Dementia is a general term for a range of degenerative brain diseases mostly affecting the elderly. Most people are familiar with the term ‘Alzheimer’s disease’ as it’s the most common form of the condition, but there are other forms, too, and the symptoms can vary quite significantly. They can also vary considerably among people suffering from the same form of dementia. All forms, however, are alike in that they are incurable and progressive.
Offering care and support to someone suffering from this condition can be a long-term commitment fraught with difficulties and worry. As a carer, you find yourself in a position of responsibility that can be physically and mentally exhausting, and as the person is often a much-loved family member, such as a parent or spouse, it can be emotionally draining too.
Due to the incurable and progressive nature of dementia, most sufferers will eventually require professional residential care in a home or hospital, but before that time, you, as the primary carer, will need to provide an increasing amount of care and support to ensure that the person experiences the minimum possible hardship.
The more knowledgeable you are about dementia, the more effectively you can provide and arrange care and support, and not only for the person affected by this condition; you too will need support to help you manage. The good news is that there is a lot of help and support available.
The first signs of dementia usually present themselves in one or more of the following ways: uncharacteristic changes in behaviour, loss of memory, especially short-term memory, and periods of confusion. It’s important to note, however, that all such symptoms can also be caused by a range of temporary and curable physical ailments. So the first thing to do if the person in question is displaying signs normally associated with dementia is arrange for them to see their GP. After a preliminary examination, the GP will make the necessary arrangements with a hospital to determine if the problem really is dementia. It’s essential that you accompany the person on this and subsequent visits so that you can be fully aware of the arrangements being made and ensure their full cooperation.
If the diagnosis is positive, it can be devastating news for all concerned, but at least the worry caused by uncertainty can be put to rest. You can then begin to take positive steps and make arrangements to ensure that the person is given the necessary care and support. At this point, you will receive lots of professional advice and be put in touch with the relevant local Social Services Department where a wide range of support will be available ranging from domestic to personal help and even house modifications if necessary.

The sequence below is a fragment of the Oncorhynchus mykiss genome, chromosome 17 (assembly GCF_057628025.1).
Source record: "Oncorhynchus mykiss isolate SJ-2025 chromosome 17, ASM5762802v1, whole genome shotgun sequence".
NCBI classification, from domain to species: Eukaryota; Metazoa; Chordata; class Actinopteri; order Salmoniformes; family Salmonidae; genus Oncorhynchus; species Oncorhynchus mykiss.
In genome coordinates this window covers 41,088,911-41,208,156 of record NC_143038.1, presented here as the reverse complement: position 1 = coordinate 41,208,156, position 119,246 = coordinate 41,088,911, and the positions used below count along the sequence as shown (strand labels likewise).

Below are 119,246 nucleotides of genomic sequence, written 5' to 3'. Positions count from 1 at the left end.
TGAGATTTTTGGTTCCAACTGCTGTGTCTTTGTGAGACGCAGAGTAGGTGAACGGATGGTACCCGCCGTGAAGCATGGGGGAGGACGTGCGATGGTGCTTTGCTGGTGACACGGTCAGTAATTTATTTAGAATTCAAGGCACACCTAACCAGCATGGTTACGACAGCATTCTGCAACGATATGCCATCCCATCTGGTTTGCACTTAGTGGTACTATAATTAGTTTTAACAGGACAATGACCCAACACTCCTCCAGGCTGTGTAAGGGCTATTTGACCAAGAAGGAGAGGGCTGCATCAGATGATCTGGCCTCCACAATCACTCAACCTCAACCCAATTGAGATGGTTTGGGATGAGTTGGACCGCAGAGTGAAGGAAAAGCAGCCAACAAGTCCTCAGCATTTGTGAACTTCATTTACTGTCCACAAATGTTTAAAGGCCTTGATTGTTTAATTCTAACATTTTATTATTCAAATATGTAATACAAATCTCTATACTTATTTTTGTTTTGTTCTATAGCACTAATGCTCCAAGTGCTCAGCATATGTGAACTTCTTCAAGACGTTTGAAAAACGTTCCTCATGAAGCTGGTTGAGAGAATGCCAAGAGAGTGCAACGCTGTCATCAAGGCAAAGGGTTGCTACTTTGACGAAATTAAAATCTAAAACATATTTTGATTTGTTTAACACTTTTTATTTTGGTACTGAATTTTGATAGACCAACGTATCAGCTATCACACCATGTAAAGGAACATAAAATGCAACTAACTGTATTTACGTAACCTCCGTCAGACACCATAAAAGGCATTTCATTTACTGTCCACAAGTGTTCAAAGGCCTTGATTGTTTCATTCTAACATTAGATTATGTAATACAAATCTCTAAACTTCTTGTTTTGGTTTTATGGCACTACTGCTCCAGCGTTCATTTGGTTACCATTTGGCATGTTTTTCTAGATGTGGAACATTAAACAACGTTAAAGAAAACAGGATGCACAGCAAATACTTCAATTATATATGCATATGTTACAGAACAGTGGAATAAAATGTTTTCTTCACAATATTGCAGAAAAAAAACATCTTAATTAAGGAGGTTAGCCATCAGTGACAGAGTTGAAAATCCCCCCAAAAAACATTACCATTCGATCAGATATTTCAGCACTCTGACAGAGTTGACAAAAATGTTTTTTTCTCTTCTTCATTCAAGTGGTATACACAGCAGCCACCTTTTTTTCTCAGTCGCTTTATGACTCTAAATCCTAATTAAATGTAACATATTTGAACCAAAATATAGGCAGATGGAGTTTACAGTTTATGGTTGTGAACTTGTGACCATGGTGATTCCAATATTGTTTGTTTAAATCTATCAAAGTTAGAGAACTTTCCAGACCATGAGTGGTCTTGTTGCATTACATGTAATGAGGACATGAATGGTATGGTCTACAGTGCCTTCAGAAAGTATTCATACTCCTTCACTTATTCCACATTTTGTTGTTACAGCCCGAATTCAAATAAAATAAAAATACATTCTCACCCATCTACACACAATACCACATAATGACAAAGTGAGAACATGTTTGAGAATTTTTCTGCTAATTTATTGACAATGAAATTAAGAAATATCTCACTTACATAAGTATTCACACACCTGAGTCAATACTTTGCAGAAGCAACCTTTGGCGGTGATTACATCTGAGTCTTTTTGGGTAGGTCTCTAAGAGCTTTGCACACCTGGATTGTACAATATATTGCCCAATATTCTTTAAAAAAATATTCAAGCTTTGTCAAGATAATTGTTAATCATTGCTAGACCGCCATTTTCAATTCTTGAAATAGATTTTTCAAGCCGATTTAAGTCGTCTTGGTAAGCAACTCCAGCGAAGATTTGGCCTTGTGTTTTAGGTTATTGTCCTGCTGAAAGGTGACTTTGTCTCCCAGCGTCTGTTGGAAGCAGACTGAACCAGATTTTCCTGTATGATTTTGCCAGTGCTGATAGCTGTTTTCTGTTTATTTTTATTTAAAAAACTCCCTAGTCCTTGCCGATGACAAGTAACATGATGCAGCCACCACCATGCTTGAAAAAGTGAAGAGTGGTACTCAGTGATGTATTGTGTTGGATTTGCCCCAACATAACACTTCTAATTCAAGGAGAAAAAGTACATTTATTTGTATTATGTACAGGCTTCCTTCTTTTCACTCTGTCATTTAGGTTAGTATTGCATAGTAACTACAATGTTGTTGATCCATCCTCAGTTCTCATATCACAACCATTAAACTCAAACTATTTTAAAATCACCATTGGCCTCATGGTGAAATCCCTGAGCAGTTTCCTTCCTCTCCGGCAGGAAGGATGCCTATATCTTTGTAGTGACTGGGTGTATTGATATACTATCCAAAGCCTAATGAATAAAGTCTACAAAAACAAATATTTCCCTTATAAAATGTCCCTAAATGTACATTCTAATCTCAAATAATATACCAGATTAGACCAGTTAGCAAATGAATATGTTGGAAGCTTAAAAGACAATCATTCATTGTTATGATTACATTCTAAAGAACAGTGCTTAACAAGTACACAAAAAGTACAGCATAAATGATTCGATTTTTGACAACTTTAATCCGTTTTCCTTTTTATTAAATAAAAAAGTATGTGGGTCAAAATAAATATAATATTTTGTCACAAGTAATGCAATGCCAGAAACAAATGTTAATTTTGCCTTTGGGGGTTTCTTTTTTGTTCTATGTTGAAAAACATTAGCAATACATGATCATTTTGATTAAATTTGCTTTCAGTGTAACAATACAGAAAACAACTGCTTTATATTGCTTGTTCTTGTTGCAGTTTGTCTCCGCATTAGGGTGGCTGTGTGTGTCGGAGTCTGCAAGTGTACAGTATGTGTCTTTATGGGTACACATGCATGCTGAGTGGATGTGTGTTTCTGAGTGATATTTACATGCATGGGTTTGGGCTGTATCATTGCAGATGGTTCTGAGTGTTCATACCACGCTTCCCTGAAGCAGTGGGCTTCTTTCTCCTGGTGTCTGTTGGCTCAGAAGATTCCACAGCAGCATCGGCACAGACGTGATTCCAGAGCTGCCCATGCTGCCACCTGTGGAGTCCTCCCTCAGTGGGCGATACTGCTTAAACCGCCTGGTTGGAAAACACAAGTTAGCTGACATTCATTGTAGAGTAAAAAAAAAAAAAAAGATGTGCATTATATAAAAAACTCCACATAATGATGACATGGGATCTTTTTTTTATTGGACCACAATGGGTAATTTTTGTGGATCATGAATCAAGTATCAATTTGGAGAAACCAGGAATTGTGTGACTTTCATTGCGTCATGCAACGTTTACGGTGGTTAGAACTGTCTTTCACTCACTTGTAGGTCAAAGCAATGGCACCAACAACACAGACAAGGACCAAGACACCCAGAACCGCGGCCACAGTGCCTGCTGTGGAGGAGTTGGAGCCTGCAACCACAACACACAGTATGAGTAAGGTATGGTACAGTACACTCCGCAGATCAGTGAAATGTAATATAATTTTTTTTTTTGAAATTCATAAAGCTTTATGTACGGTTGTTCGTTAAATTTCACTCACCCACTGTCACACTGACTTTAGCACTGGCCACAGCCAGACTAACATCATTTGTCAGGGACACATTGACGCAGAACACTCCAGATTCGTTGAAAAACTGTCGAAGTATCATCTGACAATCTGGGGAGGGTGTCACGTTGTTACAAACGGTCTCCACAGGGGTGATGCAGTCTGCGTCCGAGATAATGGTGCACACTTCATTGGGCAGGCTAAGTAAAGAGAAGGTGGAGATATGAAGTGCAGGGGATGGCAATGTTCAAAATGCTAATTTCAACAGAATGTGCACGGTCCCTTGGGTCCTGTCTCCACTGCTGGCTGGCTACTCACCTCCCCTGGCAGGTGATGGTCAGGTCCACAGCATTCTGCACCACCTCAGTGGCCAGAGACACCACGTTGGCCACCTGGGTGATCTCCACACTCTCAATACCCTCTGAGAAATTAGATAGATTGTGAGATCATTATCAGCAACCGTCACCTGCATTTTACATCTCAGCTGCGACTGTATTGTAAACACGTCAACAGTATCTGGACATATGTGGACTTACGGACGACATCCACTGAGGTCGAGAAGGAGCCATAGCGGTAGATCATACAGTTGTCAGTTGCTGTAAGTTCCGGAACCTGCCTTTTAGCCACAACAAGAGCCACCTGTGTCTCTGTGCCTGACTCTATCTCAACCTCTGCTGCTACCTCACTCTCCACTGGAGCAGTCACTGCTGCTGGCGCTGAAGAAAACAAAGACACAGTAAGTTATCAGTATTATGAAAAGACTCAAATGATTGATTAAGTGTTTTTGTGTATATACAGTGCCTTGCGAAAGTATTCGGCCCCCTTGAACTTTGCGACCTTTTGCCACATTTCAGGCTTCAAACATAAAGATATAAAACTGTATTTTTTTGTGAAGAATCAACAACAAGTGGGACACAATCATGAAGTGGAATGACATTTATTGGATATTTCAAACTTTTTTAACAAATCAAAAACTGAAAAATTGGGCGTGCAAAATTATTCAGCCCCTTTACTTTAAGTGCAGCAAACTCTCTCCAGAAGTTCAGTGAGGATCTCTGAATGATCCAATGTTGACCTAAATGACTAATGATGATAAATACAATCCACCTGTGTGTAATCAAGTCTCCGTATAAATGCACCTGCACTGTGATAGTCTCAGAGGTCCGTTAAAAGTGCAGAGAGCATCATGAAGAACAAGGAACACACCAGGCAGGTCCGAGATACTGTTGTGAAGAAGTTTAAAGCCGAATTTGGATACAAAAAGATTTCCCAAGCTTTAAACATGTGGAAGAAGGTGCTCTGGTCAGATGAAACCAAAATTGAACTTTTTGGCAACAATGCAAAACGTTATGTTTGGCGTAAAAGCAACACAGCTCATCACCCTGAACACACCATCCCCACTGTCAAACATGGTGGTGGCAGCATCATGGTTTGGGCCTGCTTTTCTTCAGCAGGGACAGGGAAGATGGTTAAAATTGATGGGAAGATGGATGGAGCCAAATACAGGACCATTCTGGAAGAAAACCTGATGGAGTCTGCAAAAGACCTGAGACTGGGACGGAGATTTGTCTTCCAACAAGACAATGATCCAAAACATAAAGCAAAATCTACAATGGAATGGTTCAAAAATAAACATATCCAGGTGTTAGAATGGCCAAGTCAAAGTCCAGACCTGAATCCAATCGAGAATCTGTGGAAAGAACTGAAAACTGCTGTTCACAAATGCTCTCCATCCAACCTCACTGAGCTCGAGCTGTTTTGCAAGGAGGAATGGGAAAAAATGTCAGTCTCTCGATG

The person’s medical treatment will mainly consist of being put on a course of drugs designed to slow the progress of the disease and help them lead as normal a life as possible. Great strides have been made in this field of medicine, and the drugs given are, in most cases, highly effective. They must be taken as regularly as prescribed, however, so it’s important for you to supervise this and ensure that they are. Regular visits to your community’s ‘memory clinic’ will also be required to assess the rate of mental deterioration. These are informal and friendly sessions in which the person is asked a few questions such as, “Do you know which month it is now?” or be given mental tasks such as being asked to spell “world” backwards.
As you embark on your new role as a carer, you must keep in mind that the person you’re caring for is still the same person. They may speak and act differently and illogically in ways that you find frustrating and exasperating, but always keep in mind that those are symptoms of the disease. Don’t allow changes in their behaviour to cause changes in your behaviour. They can’t help how they speak and act; you can. Don’t rush to correct them or chastise them for every mistake. Don’t allow your frustrations to show through. Patience and understanding are qualities that you will need to foster to a high degree if you’re to be an effective and compassionate carer.
During the early stages, if the person lives alone, they may be able to continue to live alone and independently for quite some time. Health workers will be able to make regular visits and continually assess the person’s condition. You, and other friends and family members, should also make frequent visits. This is something of a balancing act, however. You don’t want to be overly intrusive, but you do need to be vigilant. You also need to consider such things as ‘power of attorney’, which enables you to make decisions on their behalf concerning their finances, will and other legal matters that they are no longer competent to handle by themselves.
When the condition worsens to the extent that the person is likely to become a danger to themselves, such as forgetting to finish cooking a meal that they’ve started, or setting off on a shopping errand and getting completely lost, they can no longer live alone. The immediate choices then are that they come to live with you or with another family member, or that you or someone goes to live with them so that they can be constantly supervised. If neither of those options are practical or possible, consider home care or residential care.
With home care, having a carer visit a person in their own home, you can rest assured that they’re in a completely safe and familiar environment with no lack of companionship and receiving professional care from staff well-trained in dementia care and support.